“The picture is everywhere in Italy,” says Ms. Craig, “particularly in the men’s room of bars and restaurants. Italian males look at it and they laugh, they grin, they say, ‘That’s us.’ These are spoiled Italian men, just hanging around at 10:30 in the morning. But you also have to remember that this was 1951, just five years after the war, a hungry time in Italy. Most of these men didn’t have jobs.”
Would the photo have the same resonance if it were called The Unemployed? And yet there’s no desolation, no emptiness in the picture – the American girl, seeking out the glories of the Renaissance with her downcast eyes and protective shawl, can singlehandedly animate the piazza and make all those men feel completely reborn.
“It amazes me that Ruth Orkin got it perfectly,” says Stephen Bulger, whose Toronto gallery is presenting an exhibition of the late photographer’s Florence shoot to mark the picture’s 60th anniversary. Visitors can study Ms. Orkin’s contact sheets and see how the celebrated American Girl image fits in with the other photos of Jinx Allen shopping, haggling, deciphering her oversized banknotes and riding a Vespa side-saddle.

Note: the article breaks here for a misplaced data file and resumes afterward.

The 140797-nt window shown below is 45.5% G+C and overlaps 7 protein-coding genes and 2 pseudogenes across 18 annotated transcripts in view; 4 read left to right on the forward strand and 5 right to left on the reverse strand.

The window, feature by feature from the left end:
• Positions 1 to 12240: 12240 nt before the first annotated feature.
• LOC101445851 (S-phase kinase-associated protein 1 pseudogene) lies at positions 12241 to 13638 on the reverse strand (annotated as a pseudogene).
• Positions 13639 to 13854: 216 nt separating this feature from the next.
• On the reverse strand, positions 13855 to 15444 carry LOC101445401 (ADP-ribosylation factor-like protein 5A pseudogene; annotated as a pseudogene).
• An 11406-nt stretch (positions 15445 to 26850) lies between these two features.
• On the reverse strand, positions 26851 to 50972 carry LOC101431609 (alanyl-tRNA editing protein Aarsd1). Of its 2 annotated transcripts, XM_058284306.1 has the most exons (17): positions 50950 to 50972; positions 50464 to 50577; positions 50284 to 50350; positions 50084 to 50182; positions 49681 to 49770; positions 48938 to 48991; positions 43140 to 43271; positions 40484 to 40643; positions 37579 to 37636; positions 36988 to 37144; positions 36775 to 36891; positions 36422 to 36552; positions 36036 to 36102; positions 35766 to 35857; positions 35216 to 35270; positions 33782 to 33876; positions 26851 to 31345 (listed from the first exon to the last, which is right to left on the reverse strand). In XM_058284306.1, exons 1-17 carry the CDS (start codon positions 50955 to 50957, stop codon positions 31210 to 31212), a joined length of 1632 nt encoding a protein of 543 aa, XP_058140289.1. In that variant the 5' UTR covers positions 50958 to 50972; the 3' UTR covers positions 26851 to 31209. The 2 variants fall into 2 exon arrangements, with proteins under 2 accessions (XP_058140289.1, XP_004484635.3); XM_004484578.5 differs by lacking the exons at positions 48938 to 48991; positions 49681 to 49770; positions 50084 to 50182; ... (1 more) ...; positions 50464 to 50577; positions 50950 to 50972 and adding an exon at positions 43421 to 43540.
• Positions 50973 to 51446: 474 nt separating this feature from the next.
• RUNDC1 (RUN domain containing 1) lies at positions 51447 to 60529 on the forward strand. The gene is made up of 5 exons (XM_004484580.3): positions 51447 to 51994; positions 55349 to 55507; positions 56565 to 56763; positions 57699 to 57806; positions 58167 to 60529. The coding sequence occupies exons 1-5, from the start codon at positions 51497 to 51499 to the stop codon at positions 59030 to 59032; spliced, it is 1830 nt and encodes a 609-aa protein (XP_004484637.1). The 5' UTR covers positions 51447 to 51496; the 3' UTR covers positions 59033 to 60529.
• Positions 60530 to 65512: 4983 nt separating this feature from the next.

“You can see from the context that the picture was part of a project, it wasn’t a quick grab or a lucky shot,” says Mr. Bulger. “It’s clear the photographer is working hard to get a picture like that.”